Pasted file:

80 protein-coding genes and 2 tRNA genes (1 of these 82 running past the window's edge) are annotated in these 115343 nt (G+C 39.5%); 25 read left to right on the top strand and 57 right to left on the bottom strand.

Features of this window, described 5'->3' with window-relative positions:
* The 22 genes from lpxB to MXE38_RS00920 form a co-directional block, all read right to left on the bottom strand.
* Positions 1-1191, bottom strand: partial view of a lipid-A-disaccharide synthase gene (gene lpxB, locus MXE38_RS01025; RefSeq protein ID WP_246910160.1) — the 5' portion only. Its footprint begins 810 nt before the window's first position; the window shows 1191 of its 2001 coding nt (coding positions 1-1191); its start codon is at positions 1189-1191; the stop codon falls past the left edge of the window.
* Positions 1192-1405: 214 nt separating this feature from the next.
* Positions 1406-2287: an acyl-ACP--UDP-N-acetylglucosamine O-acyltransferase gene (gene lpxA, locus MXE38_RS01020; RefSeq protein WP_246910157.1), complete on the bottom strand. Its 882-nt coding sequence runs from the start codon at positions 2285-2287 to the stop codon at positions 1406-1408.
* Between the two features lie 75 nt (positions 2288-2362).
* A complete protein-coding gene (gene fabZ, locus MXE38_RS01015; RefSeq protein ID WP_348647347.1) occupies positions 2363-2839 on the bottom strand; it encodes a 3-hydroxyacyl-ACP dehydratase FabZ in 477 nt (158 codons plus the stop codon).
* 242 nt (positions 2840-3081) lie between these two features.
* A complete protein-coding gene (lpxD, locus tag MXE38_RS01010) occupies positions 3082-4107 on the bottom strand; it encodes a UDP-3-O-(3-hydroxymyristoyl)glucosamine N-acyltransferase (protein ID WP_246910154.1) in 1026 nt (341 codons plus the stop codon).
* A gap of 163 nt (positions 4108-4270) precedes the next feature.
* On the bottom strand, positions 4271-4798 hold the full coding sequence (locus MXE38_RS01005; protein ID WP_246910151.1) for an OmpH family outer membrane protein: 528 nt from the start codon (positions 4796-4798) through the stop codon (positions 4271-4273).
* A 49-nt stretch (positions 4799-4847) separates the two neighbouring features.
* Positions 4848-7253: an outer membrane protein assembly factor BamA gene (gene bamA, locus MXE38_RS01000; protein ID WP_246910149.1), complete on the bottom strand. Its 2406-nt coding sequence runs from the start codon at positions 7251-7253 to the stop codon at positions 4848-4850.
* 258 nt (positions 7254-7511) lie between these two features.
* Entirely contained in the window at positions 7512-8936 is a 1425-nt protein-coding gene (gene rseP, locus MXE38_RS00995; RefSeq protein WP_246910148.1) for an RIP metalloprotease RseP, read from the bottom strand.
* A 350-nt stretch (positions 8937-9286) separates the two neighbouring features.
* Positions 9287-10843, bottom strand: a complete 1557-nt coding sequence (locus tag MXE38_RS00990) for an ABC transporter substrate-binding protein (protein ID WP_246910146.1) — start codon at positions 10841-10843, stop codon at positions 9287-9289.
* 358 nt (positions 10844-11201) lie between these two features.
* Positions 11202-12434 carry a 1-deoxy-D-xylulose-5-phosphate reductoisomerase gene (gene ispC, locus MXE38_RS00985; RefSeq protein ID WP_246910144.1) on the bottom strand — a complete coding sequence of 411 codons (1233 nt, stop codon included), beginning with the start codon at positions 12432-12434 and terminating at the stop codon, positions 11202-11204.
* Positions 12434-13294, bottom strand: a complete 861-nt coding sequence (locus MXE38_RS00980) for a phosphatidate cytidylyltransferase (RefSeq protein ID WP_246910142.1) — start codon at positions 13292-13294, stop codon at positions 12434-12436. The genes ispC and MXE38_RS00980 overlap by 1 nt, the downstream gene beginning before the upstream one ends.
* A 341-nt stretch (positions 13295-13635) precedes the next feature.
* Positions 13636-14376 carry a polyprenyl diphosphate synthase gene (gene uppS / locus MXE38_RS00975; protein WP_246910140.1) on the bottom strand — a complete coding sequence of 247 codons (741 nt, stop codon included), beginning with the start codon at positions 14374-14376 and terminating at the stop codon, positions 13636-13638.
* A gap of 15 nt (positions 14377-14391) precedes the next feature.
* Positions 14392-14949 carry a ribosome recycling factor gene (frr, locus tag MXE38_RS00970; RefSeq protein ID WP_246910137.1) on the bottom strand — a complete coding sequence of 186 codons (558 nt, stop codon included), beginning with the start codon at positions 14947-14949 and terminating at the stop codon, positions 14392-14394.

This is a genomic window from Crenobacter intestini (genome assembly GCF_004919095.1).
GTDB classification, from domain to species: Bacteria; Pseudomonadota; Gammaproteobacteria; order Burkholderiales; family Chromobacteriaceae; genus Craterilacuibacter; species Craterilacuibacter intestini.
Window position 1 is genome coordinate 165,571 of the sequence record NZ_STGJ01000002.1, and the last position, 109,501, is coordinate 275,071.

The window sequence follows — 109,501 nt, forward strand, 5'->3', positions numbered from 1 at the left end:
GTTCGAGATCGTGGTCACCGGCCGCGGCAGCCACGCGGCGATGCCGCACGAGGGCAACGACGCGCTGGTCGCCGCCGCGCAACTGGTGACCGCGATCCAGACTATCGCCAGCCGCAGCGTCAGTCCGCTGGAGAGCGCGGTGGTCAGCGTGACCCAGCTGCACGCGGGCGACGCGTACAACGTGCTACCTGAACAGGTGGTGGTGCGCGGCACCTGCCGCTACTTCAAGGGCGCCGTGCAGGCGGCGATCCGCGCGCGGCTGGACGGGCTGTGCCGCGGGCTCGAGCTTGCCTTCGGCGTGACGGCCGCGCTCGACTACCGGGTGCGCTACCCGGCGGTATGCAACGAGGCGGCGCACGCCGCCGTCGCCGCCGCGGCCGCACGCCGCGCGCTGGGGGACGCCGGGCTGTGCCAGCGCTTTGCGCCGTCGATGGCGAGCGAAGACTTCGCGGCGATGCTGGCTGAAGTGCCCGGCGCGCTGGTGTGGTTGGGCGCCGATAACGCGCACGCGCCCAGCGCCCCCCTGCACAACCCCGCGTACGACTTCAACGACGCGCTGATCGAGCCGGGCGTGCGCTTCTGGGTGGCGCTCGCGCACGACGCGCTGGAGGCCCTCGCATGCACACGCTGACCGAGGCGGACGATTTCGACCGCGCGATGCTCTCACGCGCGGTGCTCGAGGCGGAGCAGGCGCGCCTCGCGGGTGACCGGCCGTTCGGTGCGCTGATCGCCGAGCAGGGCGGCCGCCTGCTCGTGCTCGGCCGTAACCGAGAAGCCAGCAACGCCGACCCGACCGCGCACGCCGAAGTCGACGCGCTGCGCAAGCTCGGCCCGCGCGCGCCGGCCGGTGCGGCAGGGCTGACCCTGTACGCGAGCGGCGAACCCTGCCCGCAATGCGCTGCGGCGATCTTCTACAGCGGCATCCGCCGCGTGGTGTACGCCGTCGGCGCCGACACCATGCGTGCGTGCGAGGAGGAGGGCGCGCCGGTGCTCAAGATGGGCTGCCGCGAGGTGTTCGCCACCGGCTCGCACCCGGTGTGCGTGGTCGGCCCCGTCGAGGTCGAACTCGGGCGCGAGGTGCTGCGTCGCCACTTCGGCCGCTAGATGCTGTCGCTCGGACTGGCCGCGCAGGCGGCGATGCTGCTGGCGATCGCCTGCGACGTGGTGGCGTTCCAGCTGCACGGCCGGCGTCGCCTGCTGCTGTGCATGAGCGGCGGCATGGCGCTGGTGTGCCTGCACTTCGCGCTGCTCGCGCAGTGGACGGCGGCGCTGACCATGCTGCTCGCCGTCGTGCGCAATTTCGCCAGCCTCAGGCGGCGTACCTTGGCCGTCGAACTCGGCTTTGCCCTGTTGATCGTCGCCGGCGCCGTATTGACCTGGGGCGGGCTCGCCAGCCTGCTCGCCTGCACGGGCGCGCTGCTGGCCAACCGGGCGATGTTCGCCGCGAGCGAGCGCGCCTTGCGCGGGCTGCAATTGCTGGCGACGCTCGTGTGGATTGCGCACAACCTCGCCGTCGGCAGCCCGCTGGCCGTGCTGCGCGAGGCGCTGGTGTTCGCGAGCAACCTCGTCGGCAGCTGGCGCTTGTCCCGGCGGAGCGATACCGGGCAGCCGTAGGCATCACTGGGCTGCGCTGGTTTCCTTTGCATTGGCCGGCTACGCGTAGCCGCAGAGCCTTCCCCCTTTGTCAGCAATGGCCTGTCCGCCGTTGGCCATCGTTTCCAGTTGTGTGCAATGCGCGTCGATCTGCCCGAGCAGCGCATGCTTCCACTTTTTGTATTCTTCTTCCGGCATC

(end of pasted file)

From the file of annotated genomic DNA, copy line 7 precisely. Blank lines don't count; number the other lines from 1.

* Between the two features lie 75 nt (positions 2288-2362).